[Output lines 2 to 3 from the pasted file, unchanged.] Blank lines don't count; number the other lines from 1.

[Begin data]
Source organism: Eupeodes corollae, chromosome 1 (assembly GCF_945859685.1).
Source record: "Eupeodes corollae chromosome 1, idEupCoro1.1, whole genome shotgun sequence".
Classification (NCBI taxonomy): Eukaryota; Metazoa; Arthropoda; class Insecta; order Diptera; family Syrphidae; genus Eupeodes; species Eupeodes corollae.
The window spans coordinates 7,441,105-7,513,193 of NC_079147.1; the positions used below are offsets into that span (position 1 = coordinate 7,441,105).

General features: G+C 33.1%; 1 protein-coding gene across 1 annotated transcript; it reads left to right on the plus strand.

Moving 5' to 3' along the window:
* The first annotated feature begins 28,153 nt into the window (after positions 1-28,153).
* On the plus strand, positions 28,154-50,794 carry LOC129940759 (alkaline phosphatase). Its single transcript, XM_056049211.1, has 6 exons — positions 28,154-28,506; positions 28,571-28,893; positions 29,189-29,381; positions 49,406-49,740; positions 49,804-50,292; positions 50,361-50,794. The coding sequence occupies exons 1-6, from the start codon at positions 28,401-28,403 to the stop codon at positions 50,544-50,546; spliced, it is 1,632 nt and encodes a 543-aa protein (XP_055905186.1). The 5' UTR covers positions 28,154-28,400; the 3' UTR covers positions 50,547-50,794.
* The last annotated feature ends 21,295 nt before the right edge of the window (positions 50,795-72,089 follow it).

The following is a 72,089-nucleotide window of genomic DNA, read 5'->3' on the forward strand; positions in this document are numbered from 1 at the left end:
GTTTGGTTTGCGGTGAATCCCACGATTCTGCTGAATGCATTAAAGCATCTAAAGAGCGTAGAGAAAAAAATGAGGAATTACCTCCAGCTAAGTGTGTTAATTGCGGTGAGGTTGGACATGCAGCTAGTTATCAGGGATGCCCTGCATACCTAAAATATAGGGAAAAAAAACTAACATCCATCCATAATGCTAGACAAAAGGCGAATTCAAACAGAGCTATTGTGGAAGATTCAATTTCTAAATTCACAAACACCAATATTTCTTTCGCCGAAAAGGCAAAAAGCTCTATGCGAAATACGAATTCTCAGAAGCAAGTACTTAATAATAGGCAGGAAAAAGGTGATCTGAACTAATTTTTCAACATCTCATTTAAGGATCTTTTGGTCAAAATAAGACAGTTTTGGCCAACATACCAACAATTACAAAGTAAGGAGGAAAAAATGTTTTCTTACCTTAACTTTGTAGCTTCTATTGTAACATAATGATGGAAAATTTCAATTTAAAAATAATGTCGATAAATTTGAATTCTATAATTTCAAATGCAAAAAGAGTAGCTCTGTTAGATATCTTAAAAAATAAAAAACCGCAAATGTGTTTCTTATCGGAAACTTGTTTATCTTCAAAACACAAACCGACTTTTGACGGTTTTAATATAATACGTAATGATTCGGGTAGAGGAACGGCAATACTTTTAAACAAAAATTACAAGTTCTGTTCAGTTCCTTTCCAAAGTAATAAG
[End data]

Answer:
Source record: "Eupeodes corollae chromosome 1, idEupCoro1.1, whole genome shotgun sequence".
Classification (NCBI taxonomy): Eukaryota; Metazoa; Arthropoda; class Insecta; order Diptera; family Syrphidae; genus Eupeodes; species Eupeodes corollae.